Context: The Supreme Court Collegium headed by Chief Justice of India D Y Chandrachud on Tuesday recommended the appointment of Andhra Pradesh High Court Chief Justice Prashant Kumar Mishra and senior advocate K V Viswanathan as Judges of the Supreme Court.
If appointed, Viswanathan would be in line to serve as Chief Justice of India from August 12, 2030, till May 25, 2031. He would be the fourth CJI from the Bar — after former CJIs S M Sikri in 1971 and U U Lalit last year, and Justice P S Narasimha, who is in line for the top post in 2028
Appointment of Judges: Article 124
- The judges of the Supreme Court are appointed by the president.
- The chief justice is appointed by the president after consultation with such judges of the Supreme Court and high courts as he deems necessary.
- The other judges are appointed by president after consultation with the chief justice and such other judges of the Supreme Court and the high courts as he deems necessary.
- The consultation with the chief justice is obligatory in the case of appointment of a judge other than Chief justice.
Qualifications of Judges
A person to be appointed as a judge of the Supreme Court should have the following qualifications:
1. He should be a citizen of India.
2. (a) He should have been a judge of a High Court (or high courts in succession) for five years; or (b) He should have been an advocate of a High Court (or High Courts in succession) for ten years; or (c) He should be a distinguished jurist in the opinion of the president.
From the above, it is clear that the Constitution has not prescribed a minimum age for appointment as a judge of the Supreme Court.
What is collegium?
- The Collegium System is one where the CJI and a forum of four senior-most judges of the Supreme Court recommend appointment and transfer of judges of higher judiciary.
- The collegium system evolved through three different judgments which are collectively known as the Three Judges Cases.
- Now, recommendations of collegium have been made public on the website of Supreme Court including the reasons for appointment or transfer.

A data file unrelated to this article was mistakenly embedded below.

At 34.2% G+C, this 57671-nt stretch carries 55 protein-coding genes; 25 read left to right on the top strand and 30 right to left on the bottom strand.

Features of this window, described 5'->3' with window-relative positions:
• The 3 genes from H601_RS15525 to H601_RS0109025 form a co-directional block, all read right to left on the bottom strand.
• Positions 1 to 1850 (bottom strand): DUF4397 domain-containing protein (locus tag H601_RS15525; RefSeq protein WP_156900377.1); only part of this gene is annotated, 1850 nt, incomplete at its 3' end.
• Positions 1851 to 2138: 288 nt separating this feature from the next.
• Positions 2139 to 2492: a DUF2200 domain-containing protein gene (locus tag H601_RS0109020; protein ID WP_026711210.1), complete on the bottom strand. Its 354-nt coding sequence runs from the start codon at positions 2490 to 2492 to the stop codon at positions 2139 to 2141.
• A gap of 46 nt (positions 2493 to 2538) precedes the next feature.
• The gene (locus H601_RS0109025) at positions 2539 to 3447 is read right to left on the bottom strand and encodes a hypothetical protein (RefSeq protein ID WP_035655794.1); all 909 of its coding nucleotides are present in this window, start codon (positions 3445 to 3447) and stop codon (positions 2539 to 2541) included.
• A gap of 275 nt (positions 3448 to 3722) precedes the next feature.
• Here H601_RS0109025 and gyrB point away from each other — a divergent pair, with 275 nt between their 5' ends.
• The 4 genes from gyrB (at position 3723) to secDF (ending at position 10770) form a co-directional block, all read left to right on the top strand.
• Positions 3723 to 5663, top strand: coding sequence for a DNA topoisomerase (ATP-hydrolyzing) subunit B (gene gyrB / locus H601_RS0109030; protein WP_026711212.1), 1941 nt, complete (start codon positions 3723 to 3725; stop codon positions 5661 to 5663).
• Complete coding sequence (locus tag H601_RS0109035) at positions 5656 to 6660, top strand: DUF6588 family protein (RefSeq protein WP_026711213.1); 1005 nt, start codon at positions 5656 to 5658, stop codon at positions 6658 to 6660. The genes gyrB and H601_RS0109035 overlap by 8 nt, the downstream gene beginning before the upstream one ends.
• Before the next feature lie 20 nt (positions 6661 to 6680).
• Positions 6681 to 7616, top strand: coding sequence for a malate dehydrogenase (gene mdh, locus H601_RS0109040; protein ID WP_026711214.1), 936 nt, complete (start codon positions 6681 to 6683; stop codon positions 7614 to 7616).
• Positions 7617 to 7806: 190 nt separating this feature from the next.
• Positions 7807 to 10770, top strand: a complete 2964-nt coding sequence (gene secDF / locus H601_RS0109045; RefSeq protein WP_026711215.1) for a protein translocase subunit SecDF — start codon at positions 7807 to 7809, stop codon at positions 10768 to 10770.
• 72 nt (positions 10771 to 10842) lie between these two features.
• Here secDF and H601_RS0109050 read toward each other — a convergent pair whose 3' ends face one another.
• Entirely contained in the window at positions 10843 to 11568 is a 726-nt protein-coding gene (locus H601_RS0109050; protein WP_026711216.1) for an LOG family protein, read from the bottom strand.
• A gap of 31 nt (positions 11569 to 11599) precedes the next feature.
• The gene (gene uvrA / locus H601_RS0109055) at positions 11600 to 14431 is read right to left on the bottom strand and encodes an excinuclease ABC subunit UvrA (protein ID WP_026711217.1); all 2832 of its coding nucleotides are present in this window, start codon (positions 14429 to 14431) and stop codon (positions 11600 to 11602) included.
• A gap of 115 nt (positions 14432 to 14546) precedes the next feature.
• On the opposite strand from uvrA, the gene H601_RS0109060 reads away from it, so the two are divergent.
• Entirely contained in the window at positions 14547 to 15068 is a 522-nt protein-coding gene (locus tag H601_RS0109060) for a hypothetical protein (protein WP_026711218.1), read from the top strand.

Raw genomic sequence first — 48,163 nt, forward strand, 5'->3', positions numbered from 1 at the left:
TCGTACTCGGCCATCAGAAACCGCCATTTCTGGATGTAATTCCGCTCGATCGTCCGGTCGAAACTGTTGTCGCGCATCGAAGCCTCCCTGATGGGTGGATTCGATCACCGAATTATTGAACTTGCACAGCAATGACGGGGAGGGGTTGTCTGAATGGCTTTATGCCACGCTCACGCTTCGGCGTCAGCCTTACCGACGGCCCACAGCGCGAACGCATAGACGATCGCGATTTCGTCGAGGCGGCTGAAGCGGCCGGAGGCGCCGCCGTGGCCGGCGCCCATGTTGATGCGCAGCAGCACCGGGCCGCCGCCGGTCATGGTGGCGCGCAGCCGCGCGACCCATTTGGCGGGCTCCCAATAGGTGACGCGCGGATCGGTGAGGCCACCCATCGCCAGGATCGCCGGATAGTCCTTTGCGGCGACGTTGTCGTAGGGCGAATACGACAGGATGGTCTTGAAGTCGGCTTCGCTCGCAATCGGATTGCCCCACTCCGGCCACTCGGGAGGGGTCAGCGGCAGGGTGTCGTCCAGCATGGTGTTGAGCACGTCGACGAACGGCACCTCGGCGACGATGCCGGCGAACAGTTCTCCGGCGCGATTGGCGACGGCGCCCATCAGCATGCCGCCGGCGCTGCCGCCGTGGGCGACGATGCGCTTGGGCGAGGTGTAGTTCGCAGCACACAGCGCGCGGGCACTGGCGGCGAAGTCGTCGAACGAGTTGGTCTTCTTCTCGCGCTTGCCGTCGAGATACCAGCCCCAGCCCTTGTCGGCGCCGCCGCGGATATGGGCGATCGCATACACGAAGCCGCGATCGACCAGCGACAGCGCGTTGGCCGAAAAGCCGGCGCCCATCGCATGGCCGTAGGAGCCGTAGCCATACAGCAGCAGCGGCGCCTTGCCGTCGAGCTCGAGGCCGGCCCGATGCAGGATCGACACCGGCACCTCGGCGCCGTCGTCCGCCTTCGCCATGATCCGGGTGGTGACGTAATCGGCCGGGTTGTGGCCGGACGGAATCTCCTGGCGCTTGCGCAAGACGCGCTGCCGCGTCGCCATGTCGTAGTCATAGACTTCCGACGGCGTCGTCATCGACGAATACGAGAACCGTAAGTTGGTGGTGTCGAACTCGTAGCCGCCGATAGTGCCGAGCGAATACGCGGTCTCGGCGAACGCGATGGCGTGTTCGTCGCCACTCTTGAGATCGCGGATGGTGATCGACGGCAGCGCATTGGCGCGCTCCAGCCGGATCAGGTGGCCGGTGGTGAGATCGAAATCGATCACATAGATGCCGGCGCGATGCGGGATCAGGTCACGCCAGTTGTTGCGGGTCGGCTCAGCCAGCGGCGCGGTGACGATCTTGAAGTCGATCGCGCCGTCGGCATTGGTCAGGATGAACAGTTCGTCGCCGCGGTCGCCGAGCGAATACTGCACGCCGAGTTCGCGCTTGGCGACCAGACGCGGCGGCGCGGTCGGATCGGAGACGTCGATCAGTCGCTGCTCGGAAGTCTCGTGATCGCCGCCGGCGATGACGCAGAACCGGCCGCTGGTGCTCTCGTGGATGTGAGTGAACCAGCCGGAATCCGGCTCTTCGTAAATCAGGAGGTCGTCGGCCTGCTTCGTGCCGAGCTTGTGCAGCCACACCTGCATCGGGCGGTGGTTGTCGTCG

FIRST JUDGES CASE – S.P GUPTA VS. UNION OF INDIA (1982) – (IN FAVOUR OF EXECUTIVE)
- SC held – opinions of Chief Justice of India (CJI) and Chief Justice of respective High Courts were merely “consultative” and the power of appointment resides solely and exclusively with the Central Government.
- Central government “could” override the opinions given by the Judges. Thus, the opinion of Chief Justice of India in matters of appointment was not given primacy in matters of judicial appointments under Article 217(1).
SECOND JUDGES CASE – S.C. ADVOCATES ON RECORD ASSOCIATION V. UNION OF INDIA (1993) – (PRIMACY OF JUDICIARY) – THE MATTER WAS DECIDED BY NINE JUDGE CONSTITUTION BENCH
- The Court considered the question of “Primacy of opinion of CJI in regard to appointment of Supreme Court Judges”.
- Referring to ‘Consultative Process’ as envisaged in Article 124(2), SC emphasized that Government does NOT enjoy primacy or absolute discretion in matters of appointment of Supreme Court judges.
- Court said that provision for consultation with Chief Justice was introduced as CJI is best equipped to know and assess the worth and suitability of a candidate and it was also necessary to eliminate political influence.
- Selection should be made because of ‘Participatory Consultative Process’ where Executive has the power to act as a mere check on the exercise of power by CJI to achieve constitutional purpose.
- SC held that initiation of the proposal for appointment of a Supreme Court Judge must be by the Chief Justice.
THIRD JUDGES CASE – (1999) – RE: PRESIDENTIAL REFERENCE (EMERGENCE OF COLLEGIUM SYSTEM)
- Supreme Court on a reference made by the President under Article 143 has laid down the following proposition with respect to appointment of Supreme Court judges:
- While making recommendation, CJI shall consult four senior most Judges of Supreme Court. This led to the emergence of present Collegium System.
- the opinion of all members of collegium regarding their recommendation shall be in writing.
- the views of the senior-most Supreme Court Judge who hails from the High Court from where the person recommended comes must be obtained in writing for Collegium’s consideration.
- If majority of the Collegium is against the appointment of a particular person, that person shall not be appointed.
- Even if two of the judges have reservation against appointment of a particular Judge, CJI would not press for such appointment.
- A High Court Judge of outstanding merit can be appointed as Supreme Court Judge regardless of his standing in the seniority list.
National Judicial Appointment Commission Act, 2014 declared as Unconstitutional
- Violation of Basic Structure – Five Judge Bench of Supreme Court [4:1] declared the Constitution 99th Amendment Act and the National Judicial Appointment Commission Act, 2014 as unconstitutional as it violated the Basic Structure of the Indian Constitution.
- Inclusion of Members of Executive – Constitution 99th Amendment introduced Article 124A which provided for the constitution and composition of the National Judicial Appointments Commission (NJAC) which apart from members of Judiciary also included Union Minister of Law & Justice and two Eminent Persons to be appointed by the Central Government.
- Violation of Independence of Judiciary – SC held that Article 124A was insufficient to preserve the primacy of the judiciary, in the matter of selection and appointment of Judges to the higher judiciary as inclusion of members of executed violated independence of judiciary and the aspect of separation of powers. Accordingly, Article 124A (a) to